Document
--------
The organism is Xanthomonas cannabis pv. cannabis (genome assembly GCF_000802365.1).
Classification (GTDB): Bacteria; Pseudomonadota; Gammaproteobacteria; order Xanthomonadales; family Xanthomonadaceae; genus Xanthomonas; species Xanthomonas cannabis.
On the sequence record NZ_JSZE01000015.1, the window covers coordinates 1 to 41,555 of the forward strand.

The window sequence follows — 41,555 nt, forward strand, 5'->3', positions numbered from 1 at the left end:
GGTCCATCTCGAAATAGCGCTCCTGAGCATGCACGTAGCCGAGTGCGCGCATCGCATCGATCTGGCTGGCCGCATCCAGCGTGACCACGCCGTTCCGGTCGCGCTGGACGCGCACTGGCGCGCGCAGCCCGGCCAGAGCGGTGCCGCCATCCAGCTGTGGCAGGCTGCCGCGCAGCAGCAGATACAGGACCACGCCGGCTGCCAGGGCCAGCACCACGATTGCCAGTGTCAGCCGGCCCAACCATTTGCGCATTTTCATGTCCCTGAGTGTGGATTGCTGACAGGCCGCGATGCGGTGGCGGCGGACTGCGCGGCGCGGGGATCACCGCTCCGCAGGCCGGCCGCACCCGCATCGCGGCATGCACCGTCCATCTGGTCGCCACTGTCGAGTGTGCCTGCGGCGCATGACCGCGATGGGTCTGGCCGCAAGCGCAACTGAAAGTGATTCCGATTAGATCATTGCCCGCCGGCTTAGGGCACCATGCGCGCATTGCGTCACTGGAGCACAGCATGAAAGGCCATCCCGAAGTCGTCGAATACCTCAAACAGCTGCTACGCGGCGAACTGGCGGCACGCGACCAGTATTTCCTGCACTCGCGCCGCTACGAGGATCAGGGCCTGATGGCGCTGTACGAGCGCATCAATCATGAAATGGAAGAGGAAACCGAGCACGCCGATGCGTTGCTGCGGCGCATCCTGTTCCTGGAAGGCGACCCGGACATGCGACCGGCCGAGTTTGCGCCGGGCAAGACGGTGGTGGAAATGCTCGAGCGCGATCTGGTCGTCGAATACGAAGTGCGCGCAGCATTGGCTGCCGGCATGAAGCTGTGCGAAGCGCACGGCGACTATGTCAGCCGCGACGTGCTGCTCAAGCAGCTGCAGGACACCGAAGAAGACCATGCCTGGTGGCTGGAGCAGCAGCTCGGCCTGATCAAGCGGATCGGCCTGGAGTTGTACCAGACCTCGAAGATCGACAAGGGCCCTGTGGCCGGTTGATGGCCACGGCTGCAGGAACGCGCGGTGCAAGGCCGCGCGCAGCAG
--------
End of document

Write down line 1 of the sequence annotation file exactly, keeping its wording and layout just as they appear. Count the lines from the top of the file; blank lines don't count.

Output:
The organism is Xanthomonas cannabis pv. cannabis (genome assembly GCF_000802365.1).